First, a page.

The Tiahrt Amendment, Public Law 112-55, 125 Stat. 609-610, generally prohibits the ATF from disclosing trace data, and records required to be maintained or reported by federal firearms licensees pursuant to the Gun Control Act, such as acquisition and disposition records, Form 4473s, and multiple sale reports.  Exceptions are made for disclosure to law enforcement agencies for use in criminal investigations and prosecutions, and to federal agencies for national security and intelligence purposes.  The Tiahrt Amendment also states that the above types of data are not subject to discovery or subpoena, and are not admissible into evidence in any civil case in state or federal court.
Bills have recently been introduced in both the Senate, the Tiahrt Restrictions Repeal Act, S. 3299, and the House of Representatives, the Gun Records Restoration and Preservation Act, H.R. 5917, which would repeal the above provisions in the Tiahrt Amendment.  The Senate bill would add a new provision prohibiting the disclosure of the above information if it would be exempt from disclosure pursuant to certain of the exceptions to requests for information pursuant to the Freedom of Information Act.  The House version would not impose any restrictions on the release of the information.  The above bills would also repeal provisions in federal law prohibiting the ATF from requiring federal firearms licensees from conducting a physical inventory of firearms, and requiring the FBI to destroy records of approved NICS checks within 24 hours.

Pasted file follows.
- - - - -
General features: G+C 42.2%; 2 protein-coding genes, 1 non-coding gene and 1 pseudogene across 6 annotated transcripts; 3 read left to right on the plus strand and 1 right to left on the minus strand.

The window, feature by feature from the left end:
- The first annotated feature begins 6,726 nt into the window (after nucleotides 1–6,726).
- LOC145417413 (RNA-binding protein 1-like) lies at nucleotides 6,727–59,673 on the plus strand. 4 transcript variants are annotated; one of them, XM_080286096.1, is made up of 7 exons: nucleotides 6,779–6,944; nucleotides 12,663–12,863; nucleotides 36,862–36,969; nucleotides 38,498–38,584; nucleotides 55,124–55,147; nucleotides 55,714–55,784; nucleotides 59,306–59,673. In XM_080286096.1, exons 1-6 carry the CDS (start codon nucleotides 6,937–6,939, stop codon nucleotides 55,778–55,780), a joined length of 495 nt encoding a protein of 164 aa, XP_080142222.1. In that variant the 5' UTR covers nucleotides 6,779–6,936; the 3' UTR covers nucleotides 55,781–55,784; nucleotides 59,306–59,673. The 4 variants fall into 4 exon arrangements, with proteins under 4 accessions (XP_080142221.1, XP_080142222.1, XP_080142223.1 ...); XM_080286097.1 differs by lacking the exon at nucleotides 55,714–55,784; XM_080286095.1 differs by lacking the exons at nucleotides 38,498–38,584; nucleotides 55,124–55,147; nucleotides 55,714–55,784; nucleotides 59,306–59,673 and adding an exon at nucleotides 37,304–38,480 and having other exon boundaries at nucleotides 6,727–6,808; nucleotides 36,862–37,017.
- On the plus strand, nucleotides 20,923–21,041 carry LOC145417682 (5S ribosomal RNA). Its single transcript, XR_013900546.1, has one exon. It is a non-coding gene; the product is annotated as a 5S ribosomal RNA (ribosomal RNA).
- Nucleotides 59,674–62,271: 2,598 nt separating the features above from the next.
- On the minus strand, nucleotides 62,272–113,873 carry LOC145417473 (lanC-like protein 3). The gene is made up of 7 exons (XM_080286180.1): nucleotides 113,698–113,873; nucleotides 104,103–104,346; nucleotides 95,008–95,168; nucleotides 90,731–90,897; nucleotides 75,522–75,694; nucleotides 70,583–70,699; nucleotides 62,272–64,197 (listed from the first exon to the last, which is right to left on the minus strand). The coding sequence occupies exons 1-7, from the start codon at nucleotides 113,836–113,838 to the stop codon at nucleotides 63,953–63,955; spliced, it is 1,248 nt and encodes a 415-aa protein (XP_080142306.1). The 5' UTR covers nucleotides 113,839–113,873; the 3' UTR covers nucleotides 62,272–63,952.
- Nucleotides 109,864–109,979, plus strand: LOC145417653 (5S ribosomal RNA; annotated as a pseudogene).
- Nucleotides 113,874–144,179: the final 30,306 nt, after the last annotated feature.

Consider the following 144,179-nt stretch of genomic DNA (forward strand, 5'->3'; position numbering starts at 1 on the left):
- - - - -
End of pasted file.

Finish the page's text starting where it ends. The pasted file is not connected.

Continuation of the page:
The above bills are both sponsored by Democrats and do not have any Republican co-sponsors.  Similar bills seeking to repeal the Tiahrt Amendment have been repeatedly introduced in Congress and have not been successful.  As long as the Republicans maintain control of the Senate and White House, these bills are unlikely to be enacted into law.  The primary purpose of the repeal of the Tiahrt Amendment is to allow the information to be released to gun control groups and plaintiffs in civil lawsuits, because existing exemptions already provide necessary access to law enforcement and other government agencies with a bona fide need for the information.
Renzulli Law Firm, LLP will continue to monitor the above legislation, as well as efforts to repeal the Protection of Lawful Commerce in Arms Act.  If you have any questions concerning the above legislation, or laws to prevent frivolous lawsuits against the firearms industry based on the criminal or unlawful misuse of firearms by third parties, please contactJohn F. Renzulli or Christopher Renzulli.